(and stream in only what they need on the fly)

Just how much heap do you have allocated to your VM when you are getting the out of memory error?  Are you actually bumping up against your system memory limits or just the JVM heap limit?

13  Java Game APIs & Engines / JInput / Mouse Grabbing on: 2008-06-11 05:04:48
How do I grab the mouse with jinput (and/or AWT or jogl)

Specifically, I need to be able to lock the mouse position on the canvas to prevent it from moving outside the canvas.  This is to implement something like a drag-to-rotate camera.  Typically when you do this in C++ you lock it to the center of the canvas until it is released, then move it back to the click point when you are done.  You also typically hide the mouse cursor while it is grabbed.  (I know how to do this)

LWJGL has a mechanism to do this, via its Mouse.setGrabbed() and Mouse.setCursorPosition() methods.  These are implemented natively for LWJGL, ultimately calling Windows ClipCursor() and SetCursorPos() functions.  This is really a big deal for games so I hope that I don't have to duplicate what LWJGL did myself :/

14  Java Game APIs & Engines / OpenGL Development / Re: devil help needed on: 2005-12-10 23:50:42
You just have to know what kind of data is incoming.  In my experience, artists & their tools like to think of the texture UVS at the bottom left & top right as 0,0 & 1,1, respectively.  OpenGL image space is flipped from this (0,1 & 1,0)... I flip all my incoming textures as a matter of course.  I also flip my modelview matrix into a left-handed coordinate system to be consistent with what most artists are used to.
15  Java Game APIs & Engines / OpenGL Development / Re: devil help needed on: 2005-12-10 16:49:27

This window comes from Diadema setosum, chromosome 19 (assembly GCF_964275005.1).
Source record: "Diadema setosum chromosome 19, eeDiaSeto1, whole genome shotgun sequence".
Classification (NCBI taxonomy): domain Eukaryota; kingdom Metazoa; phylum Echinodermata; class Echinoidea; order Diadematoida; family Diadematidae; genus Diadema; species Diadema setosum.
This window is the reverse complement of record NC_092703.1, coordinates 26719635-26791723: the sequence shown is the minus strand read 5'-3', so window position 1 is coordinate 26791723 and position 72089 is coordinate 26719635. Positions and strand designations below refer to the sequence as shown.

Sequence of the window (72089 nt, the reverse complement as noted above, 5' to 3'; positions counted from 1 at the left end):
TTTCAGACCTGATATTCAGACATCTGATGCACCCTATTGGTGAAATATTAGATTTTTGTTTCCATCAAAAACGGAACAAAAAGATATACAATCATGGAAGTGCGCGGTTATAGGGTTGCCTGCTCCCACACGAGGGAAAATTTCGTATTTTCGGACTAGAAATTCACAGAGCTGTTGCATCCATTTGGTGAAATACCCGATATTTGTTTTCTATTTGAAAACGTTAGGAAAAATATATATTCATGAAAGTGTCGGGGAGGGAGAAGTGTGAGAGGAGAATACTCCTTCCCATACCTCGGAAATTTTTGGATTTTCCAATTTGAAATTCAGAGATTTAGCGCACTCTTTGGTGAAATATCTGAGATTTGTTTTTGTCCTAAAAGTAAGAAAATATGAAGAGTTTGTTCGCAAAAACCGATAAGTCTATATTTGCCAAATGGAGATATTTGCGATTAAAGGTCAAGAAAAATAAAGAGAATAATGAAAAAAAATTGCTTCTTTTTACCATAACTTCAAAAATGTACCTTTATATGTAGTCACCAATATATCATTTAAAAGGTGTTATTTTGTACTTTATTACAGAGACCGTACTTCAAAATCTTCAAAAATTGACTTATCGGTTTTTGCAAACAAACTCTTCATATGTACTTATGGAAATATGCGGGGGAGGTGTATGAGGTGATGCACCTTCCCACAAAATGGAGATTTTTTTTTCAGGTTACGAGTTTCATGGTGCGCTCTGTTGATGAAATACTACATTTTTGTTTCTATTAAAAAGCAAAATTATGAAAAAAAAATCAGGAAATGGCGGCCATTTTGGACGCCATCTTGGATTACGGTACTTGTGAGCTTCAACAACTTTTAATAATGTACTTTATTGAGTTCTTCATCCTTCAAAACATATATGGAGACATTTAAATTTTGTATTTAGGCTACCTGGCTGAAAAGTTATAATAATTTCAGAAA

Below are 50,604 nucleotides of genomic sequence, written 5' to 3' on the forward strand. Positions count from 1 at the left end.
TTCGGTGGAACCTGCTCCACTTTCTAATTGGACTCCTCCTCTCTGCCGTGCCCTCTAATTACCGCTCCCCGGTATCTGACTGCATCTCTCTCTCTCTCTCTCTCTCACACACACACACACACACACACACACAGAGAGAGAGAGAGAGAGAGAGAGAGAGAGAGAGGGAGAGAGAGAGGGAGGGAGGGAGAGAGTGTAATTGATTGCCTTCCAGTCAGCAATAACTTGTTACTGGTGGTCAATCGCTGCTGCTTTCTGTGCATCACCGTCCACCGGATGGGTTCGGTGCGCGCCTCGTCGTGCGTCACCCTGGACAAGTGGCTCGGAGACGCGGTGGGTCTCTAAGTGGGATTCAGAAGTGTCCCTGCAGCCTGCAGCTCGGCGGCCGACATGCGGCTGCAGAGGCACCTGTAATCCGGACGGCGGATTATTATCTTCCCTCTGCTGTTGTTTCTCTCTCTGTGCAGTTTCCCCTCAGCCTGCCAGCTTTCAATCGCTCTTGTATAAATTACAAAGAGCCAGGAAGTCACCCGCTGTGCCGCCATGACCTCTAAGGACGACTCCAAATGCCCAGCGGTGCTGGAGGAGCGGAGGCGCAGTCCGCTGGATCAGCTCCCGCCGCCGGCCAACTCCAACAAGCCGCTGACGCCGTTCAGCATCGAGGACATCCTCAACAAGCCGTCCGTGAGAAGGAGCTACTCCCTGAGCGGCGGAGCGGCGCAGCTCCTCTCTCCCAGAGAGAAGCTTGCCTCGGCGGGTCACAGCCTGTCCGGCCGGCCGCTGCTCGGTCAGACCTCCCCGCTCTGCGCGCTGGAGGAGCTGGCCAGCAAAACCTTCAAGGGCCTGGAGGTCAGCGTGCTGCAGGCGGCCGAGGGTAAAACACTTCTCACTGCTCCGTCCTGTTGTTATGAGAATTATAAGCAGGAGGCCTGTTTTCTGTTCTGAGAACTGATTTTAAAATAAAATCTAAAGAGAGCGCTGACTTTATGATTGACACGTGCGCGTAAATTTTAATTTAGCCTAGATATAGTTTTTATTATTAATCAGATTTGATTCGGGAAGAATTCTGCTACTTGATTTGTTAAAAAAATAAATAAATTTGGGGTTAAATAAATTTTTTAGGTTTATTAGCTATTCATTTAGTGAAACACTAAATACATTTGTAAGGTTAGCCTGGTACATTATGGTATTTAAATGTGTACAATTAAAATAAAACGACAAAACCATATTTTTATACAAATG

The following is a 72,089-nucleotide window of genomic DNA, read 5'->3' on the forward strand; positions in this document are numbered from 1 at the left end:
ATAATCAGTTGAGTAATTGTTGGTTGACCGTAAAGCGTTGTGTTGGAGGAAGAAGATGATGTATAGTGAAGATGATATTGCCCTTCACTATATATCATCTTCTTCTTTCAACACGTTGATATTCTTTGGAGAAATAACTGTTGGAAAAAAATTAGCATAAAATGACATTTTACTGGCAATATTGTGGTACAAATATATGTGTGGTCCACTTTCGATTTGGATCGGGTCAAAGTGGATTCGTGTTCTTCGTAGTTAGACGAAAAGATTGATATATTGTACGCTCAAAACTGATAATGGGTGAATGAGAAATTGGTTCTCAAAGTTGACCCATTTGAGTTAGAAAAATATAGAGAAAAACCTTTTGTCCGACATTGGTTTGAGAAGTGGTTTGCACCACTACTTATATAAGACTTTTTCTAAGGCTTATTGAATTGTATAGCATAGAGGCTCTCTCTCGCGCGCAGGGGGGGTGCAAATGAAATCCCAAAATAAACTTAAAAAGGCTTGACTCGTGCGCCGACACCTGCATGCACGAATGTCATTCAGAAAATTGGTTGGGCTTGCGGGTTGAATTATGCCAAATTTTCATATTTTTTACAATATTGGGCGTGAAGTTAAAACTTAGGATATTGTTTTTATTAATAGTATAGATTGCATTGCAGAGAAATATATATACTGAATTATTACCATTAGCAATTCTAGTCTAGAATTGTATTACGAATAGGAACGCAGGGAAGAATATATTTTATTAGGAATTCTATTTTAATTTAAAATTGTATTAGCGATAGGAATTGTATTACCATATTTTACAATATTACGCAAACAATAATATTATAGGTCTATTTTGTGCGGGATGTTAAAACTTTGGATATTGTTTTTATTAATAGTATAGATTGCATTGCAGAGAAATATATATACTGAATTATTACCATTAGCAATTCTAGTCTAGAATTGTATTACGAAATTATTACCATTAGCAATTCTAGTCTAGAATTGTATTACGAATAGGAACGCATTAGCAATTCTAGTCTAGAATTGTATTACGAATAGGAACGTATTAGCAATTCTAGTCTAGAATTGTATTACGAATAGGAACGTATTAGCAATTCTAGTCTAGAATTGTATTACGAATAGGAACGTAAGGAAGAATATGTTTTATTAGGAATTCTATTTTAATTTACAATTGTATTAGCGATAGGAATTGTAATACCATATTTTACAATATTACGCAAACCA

To flip the image, use ILU.iluFlipImage() after your IL.ilBindImage() call.

To get alpha, just make sure you have the right format in IL.ilCopyPixels, e.g.:

ByteBuffer data = BufferUtils.createByteBuffer(numPixels * 4);
IL.ilCopyPixels(0, 0, 0, width, height, 1, IL.IL_RGBA, IL.IL_BYTE, data);

16  Games Center / 4K Game Competition - 2006 / Re: AirPong4k on: 2005-12-09 15:25:58
Hahaha I love the music at the end!  It almost jolted me out of my chair.
17  Java Game APIs & Engines / OpenGL Development / Re: Display.update() raising GL error: Invalid value on: 2005-12-08 00:38:56
Ok, if I can narrow it down I will certainly post it.  I was hoping maybe someone had seen the behavior before Smiley
18  Java Game APIs & Engines / OpenGL Development / Re: Display.update() raising GL error: Invalid value on: 2005-12-07 04:53:10
No, thats not the case.

Util.checkGLError(); checks the drivers for any error that might have croped up anywhere in the last frame, Util.checkGLError(); releases those errors to be printed or whatever. You could be doing GL11.glLightf(GL11.glTrue); which is an invalid enum for that method call. Check the rest of your program carefully with a very fine toothcomb, if in doubt, put other Util.checkGLError(); calls in your code to see if the error has cropped up anywhere else...


Util.checkGLError() checks the gl error state and finds it clean (otherwise it would throw an exception), after Display.update() completes, I check the gl error state and it is not clean (Invalid Value), so something that occured as a result of Context.swapBuffers() set the gl error state.  My code is full of gl error checking already.  The gl error state is clean when I call Display.update() and dirty when it completes.

19  Java Game APIs & Engines / OpenGL Development / Display.update() raising GL error: Invalid value on: 2005-12-06 15:23:49
Can someone enlighten me as to what sort of conditions would cause Display.update()'s call to Context.swapBuffers() to raise a GL error: Invalid Value?  I see that Display.update() does this: